An introduction to Migration
During the last twenty-five years, and especially following Hurricane Katrina, there has been a significant increase in the numbers of immigrants – both documented and undocumented – in the Gulf South. Nearly one third of our nation’s immigrants now live in two Gulf South states: Texas and Florida. The proportion of immigrants in Louisiana, Mississippi, and Alabama more than doubled between 1990 and 2019, outpacing the U.S. as a whole. The Jesuit Social Research Institute seeks to provide practical, collaborative participatory action research, social analysis, theological reflection, and advocacy related to the issue of migration in the Gulf South in collaboration with Jesuit social and migration networks, Loyola University New Orleans College of Law, Catholic diocesan ministries serving immigrants in the Gulf South, and other advocates.
Our Catholic faith is deeply rooted in the experience of migration. The Hebrew and Christian scriptures remind us time and again that God casts his tent among our most marginalized sisters and brothers, including immigrants: “When an alien resides with you in your land, you shall not oppress the alien. The alien who resides with you shall be to you as the citizen among you; you shall love the alien as yourself, for you were once aliens in the land of Egypt. I am the Lord your God” (Leviticus 19:33-34).
In the New Testament, exile and homelessness mark the life of Jesus as well. As a child Jesus and the Holy Family must flee as refugees to Egypt. As an adult, Jesus is an itinerant preacher who travels throughout Galilee and Judea to spread his message: “Foxes have holes, and birds of the air have nests, but the Son of Man has nowhere to lay his head” (Mt: 8-20). Jesus identified with migrants and other marginalized people in an intense and personal way, and taught that our very salvation depends on how we treat the migrant in our midst: “…For I was hungry and you gave me food, I was thirsty and you gave me something to drink, I was a stranger and you welcomed me” (Mt: 25: 35). “Just as you did this to the least of these who are members of my family, you did it to me“(Mt: 25:40).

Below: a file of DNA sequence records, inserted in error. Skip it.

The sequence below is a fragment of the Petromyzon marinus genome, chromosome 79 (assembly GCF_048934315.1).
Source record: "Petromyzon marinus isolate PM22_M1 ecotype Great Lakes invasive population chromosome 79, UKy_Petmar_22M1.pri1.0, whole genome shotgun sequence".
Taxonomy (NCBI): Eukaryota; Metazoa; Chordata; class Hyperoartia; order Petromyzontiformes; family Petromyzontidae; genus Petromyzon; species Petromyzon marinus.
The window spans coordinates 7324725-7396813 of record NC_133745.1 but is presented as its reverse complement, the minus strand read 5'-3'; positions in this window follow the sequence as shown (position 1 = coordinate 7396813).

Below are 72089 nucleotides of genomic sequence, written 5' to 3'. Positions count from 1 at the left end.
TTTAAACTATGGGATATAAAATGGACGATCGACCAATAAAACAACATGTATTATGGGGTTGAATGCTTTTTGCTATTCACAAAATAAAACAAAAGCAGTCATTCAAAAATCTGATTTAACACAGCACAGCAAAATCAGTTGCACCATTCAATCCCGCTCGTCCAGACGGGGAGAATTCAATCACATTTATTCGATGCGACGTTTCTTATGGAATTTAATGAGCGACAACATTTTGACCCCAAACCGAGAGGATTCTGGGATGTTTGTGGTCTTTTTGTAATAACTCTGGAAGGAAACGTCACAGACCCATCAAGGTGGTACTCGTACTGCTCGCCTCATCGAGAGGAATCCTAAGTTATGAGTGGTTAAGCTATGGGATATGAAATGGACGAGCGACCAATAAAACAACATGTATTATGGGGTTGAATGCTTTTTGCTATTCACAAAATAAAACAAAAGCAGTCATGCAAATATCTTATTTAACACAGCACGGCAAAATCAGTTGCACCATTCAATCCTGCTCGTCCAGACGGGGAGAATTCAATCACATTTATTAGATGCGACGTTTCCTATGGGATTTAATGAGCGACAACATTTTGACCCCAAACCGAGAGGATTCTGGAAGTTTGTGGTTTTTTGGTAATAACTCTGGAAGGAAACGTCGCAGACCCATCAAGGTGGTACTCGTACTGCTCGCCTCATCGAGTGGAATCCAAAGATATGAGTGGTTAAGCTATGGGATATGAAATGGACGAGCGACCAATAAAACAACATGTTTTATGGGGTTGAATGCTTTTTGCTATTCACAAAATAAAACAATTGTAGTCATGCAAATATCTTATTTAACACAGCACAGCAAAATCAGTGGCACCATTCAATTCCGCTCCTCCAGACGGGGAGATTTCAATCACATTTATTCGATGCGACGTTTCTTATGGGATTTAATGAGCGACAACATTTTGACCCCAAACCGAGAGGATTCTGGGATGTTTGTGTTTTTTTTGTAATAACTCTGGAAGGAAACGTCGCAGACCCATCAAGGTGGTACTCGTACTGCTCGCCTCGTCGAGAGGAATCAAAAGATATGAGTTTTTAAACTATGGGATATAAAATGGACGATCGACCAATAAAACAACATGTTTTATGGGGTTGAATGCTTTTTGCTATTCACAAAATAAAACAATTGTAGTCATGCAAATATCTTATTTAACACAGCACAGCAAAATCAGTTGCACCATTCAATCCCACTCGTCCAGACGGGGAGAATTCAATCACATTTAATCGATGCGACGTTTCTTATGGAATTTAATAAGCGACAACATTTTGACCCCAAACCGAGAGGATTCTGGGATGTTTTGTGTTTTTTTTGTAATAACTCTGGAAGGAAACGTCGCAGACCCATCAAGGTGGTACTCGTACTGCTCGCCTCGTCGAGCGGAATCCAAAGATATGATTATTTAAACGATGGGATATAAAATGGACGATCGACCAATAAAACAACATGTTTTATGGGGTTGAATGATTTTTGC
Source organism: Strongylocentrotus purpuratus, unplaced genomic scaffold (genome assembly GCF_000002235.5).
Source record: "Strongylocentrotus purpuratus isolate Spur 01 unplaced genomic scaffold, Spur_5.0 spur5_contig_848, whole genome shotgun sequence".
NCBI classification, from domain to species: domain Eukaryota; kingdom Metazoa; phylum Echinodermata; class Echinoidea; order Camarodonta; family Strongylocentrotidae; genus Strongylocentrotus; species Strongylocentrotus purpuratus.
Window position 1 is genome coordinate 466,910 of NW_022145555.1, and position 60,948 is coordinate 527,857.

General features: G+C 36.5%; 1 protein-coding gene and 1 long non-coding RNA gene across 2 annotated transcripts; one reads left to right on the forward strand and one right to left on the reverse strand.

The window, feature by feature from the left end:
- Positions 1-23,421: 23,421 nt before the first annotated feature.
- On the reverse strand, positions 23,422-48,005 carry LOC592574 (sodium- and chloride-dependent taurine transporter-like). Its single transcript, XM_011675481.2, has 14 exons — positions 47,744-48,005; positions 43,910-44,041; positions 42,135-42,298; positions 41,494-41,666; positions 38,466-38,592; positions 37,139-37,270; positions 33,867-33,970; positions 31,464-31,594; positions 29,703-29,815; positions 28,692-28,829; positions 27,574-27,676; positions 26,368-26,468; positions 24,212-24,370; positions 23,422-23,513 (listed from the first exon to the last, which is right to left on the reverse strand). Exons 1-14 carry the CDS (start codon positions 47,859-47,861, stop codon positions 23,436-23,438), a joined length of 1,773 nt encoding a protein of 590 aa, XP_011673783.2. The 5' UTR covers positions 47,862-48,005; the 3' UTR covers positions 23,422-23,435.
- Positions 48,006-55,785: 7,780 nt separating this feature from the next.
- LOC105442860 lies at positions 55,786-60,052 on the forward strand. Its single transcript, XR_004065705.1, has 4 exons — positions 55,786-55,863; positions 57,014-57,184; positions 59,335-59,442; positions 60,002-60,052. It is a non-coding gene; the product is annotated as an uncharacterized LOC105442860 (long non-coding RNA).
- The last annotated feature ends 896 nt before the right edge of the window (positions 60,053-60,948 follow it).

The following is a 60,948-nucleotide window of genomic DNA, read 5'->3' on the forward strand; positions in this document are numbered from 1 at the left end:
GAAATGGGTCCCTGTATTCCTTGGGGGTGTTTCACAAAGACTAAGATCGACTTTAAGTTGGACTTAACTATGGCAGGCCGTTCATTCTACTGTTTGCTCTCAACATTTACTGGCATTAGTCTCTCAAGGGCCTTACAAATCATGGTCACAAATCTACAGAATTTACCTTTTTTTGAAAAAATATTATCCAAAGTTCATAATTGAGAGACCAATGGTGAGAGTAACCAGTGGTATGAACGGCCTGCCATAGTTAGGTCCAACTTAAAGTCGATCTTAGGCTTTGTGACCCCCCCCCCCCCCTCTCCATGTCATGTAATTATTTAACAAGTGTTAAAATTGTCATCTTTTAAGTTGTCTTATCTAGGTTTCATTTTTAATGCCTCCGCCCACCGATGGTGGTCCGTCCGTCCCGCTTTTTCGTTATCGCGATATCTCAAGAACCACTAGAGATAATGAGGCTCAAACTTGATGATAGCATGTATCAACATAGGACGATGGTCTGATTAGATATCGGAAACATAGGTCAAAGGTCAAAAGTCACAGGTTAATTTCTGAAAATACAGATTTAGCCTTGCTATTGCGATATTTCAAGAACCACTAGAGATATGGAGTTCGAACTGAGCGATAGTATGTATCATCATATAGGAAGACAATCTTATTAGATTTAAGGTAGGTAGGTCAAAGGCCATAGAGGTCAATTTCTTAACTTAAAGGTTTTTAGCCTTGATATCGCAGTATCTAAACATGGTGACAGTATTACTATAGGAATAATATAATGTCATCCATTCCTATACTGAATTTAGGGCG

Strangers No Longer: On A Journey Of Hope (November 2003), a joint pastoral letter on migration issued by the bishops of Mexico and the United States, recognizes that migration is both “necessary and beneficial” for both countries and calls upon people of good will to “work toward changes in church and societal structures” to comprehensively serve the needs of migrants. In his 2003 letter outlining five apostolic preferences for the world-wide the Society of Jesus, Very Rev. Peter-Hans Kolvenbach, SJ—then the Superior General of the Jesuits—mandated that in addition to directly serving refugees through agencies such as the Jesuit Refugee Service “…it seems necessary to widen this appeal, so that we come to the aid of the numerous migrants, according to their manifest needs on the various continents.” (January 1, 2003: p. 3). In his June 2019 letter announcing the four Universal Apostolic Preferences for the Society of Jesus for the next decade, Superior General Fr. Arturo Sosa, SJ, strongly reasserts this priority: “We confirm our commitment to care for migrants, displaced persons, refugees, and victims of war and human trafficking.”
As the United States engages in a nationwide debate on reform of the immigration system and state legislatures continue efforts to enact immigration legislation at the state level, JSRI will provide information, education, and advocacy on immigration reform in collaboration with the United States Conference of Catholic Bishops Justice for Immigrants campaign and the immigration advocacy work of the U.S. Jesuit Office for Justice and Ecology and the Ignatian Solidarity Network.